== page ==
PORTLAND — Picking his spots and mindful of his role, Elliott Speirs talked with the only other teenager in the Harrisburg Senators’ clubhouse. The 16-year-old batboy for the visiting team and Bryce Harper, the 18-year-old outfielder touted as the No. 1 prospect in America.

Try as he might, Speirs could not put himself in Harper’s shoes. “I kept telling myself there’s only two years difference and I play baseball, too, but there’s no way I can even imagine being him. No way.”

Harper strained his right hamstring last week and isn’t playing in the three-game series with the Portland Sea Dogs that ends today. Monday night he stood or sat in the Harrisburg dugout near Speirs. Harper was living Speirs’ dream. Their age and little else gave them a tenuous connection.

Harper is the phee-nom. Speirs and the rest of us are just commoners.

In a pre-ESPN, pre-Internet world, Bryce Harper might have been allowed to grow up and pay his dues with none of us keeping tabs. Today there are no secrets and no patience.

He’s been ejected after throwing his batting helmet in anger. He’s blown a kiss to a pitcher after hitting a home run, and it’s dissected again and again. He was hitting only .256 before his hammy started hurting and really, ask some, how phenomenal is that?

He made the cover of Sports Illustrated at 18. The scrutiny won’t stop.

“I can imagine the pressure he feels,” said Nick Costa of Cumberland, R.I., another 16-year-old. “Fan pressure. (Media) pressure. Organization pressure. Can he meet his own expectations?

“It’s his world now. He can accept it or give it up. I think he’ll be fine. He’ll be the face of baseball by the time he’s 22.”

Costa sat with his father, Bob, a school teacher, in the reserved seats to the right of the Harrisburg dugout. They have tickets to all three games of the Senators-Sea Dogs series. The seats were a reward to the younger Costa for his strong schoolwork last year. He’s also a catcher, the position Harper played before he was converted to an outfielder.

Nick Costa wore a red Senators jersey with Harper’s name and number 34 on the back. He got it weeks ago in anticipation of the trip to Portland. Before I left, he held up a baseball with Harper’s autograph.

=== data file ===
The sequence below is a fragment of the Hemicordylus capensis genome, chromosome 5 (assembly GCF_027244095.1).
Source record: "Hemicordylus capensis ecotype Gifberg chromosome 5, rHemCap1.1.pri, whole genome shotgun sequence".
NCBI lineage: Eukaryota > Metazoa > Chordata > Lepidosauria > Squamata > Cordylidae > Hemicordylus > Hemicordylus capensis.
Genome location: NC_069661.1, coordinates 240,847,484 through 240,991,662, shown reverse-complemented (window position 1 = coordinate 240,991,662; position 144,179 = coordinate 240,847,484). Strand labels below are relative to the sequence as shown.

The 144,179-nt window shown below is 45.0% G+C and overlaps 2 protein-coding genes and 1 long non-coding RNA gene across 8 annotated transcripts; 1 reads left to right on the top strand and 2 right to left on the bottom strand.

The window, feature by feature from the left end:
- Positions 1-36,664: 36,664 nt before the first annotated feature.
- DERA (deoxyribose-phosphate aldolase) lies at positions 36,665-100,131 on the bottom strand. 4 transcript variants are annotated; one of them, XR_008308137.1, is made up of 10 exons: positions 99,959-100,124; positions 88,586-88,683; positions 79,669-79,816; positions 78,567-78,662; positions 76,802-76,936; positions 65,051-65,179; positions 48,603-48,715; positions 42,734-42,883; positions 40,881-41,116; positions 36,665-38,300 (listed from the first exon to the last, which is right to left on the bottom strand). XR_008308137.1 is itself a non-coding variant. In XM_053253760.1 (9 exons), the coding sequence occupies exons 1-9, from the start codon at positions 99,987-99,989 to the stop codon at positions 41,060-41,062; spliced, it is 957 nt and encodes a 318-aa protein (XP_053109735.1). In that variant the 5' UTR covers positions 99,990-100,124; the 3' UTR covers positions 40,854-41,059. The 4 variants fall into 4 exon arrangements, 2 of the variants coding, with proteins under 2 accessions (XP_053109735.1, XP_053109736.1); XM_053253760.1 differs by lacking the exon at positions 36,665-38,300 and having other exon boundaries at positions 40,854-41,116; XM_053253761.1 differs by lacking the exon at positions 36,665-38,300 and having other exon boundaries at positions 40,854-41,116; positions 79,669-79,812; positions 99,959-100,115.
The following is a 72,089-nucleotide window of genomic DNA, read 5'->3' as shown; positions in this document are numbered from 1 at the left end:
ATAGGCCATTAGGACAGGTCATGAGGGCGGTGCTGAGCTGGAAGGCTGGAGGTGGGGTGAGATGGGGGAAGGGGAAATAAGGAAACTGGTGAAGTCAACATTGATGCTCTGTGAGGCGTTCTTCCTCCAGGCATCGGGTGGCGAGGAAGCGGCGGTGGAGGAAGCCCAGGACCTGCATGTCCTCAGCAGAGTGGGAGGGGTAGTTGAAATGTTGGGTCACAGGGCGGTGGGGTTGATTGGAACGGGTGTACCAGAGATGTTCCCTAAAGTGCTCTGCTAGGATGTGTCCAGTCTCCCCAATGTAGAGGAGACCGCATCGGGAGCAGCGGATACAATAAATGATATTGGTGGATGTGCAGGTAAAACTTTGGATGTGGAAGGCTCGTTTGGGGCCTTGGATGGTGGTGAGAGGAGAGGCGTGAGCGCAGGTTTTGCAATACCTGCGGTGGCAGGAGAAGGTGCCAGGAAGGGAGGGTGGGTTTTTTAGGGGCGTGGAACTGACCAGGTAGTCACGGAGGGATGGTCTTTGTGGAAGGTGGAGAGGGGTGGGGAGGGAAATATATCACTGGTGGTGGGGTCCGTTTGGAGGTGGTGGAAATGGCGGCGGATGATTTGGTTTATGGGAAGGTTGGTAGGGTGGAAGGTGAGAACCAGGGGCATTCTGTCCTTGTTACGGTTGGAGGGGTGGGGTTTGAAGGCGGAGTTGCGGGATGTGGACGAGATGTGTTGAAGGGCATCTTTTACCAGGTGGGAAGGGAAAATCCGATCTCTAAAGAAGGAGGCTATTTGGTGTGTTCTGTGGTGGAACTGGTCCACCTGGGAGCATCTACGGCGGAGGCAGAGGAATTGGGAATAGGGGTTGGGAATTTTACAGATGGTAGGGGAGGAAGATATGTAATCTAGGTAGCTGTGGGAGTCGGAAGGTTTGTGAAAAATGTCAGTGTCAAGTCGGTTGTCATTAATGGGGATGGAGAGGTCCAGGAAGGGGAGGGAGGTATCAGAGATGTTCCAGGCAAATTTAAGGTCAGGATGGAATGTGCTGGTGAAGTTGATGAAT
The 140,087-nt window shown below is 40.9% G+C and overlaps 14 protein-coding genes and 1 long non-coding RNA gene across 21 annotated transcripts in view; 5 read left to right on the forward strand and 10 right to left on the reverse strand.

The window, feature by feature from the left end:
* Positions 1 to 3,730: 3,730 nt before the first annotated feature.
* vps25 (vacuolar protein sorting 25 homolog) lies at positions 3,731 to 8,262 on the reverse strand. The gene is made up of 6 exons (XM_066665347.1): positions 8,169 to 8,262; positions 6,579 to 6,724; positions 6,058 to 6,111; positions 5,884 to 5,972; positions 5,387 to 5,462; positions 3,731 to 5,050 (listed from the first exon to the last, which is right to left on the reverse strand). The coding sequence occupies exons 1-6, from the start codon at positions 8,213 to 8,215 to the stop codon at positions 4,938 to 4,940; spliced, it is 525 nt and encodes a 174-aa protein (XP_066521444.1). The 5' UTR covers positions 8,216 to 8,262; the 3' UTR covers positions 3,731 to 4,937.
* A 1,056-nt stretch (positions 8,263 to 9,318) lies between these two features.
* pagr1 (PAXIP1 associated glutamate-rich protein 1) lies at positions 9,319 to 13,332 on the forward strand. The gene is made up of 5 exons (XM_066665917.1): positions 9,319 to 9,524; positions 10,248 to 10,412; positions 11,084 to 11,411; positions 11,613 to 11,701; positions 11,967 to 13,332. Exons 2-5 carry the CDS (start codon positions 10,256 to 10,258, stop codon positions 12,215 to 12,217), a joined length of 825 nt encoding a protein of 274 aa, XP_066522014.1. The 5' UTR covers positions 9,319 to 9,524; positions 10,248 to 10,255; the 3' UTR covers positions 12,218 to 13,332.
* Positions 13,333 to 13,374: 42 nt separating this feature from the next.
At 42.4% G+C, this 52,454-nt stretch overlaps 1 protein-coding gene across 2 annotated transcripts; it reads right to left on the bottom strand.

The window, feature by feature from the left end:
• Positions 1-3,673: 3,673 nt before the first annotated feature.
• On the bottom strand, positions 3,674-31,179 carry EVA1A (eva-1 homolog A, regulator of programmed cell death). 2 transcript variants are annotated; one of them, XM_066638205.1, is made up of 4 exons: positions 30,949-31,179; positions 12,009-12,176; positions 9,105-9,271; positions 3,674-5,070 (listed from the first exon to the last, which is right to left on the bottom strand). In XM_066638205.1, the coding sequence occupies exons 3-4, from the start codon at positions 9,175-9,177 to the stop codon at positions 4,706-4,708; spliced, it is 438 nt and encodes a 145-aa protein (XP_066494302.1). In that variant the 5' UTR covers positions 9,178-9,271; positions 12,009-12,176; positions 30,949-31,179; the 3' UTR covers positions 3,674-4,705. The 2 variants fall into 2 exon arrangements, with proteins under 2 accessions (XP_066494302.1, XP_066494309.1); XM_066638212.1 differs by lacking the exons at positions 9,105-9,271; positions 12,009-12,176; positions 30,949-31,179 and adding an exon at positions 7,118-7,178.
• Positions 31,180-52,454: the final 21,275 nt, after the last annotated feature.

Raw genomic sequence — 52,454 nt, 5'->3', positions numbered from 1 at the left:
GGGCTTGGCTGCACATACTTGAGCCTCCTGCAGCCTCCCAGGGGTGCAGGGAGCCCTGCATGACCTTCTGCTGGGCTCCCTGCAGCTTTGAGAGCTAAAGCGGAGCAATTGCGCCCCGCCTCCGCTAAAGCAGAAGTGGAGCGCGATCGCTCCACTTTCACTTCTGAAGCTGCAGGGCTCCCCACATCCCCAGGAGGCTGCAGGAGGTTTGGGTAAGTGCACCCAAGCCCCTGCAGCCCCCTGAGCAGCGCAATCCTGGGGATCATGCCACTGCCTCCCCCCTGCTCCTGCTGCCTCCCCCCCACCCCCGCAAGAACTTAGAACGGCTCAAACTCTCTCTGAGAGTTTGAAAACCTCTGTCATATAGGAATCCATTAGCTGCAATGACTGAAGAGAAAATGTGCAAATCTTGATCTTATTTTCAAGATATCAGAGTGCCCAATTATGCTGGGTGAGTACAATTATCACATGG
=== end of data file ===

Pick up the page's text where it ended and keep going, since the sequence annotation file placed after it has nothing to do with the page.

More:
“Got it before the game,” said Costa, who had stood near the Harrisburg clubhouse in the Portland Expo. “He almost walked away, but he turned and came back.”

Costa felt lucky and he should. Harper doesn’t speak to the media and there are security issues. More people want a piece of the phenom. Monday, says Costa, Harper poked his head from the dugout and signed a few autographs. Suddenly there was a rush of fans to that narrow corner of Hadlock.

“It was crazy,” said Costa. “It got a little out of hand.” Tuesday, Harper watched the game from the bullpen.

That’s part of what Speirs can’t imagine. You’re 18 and you’re grabbed at like a rock star and all you do is swing a bat exceptionally well.

Weeks before the game, the Sea Dogs started selling Bryce Harper shirts. That was precedent-setting. No one thought or wanted to sell Vladimir Guerrero shirts when he came through Portland with the Senators years ago.

Sell a shirt of an 18-year-old player from a rival team? Unthinkable.

All 96 shirts were sold out before Harrisburg arrived, although only a few were spotted Tuesday in a quick walk around the ballpark. Harper-mania indeed.

He’s not the first phenom to walk into a Hadlock clubhouse. Josh Beckett, of course, who had the swagger before he reached the major leagues with the Florida Marlins. Ditto Adrian Gonzalez. Jose Reyes when he was on his way up to the New York Mets.

Nomar Garciaparra when he was the Red Sox prospect while playing with Trenton. Minnesota Twins prospect Joe Mauer when he played with New Britain. Hanley Ramirez, of course.

There have been a few busts, too. Josh Booty, the one-time Sea Dogs third baseman, should have stuck with football.

Now it’s Bryce Harper’s turn. He autographed a few things for Speirs while they talked. Two teen-agers in a minor league clubhouse, surrounded by men.

“He was a nice guy,” said Speirs.

Staff Writer Steve Solloway can be contacted at 791-6412 or at: [email protected]

Twitter: SteveSolloway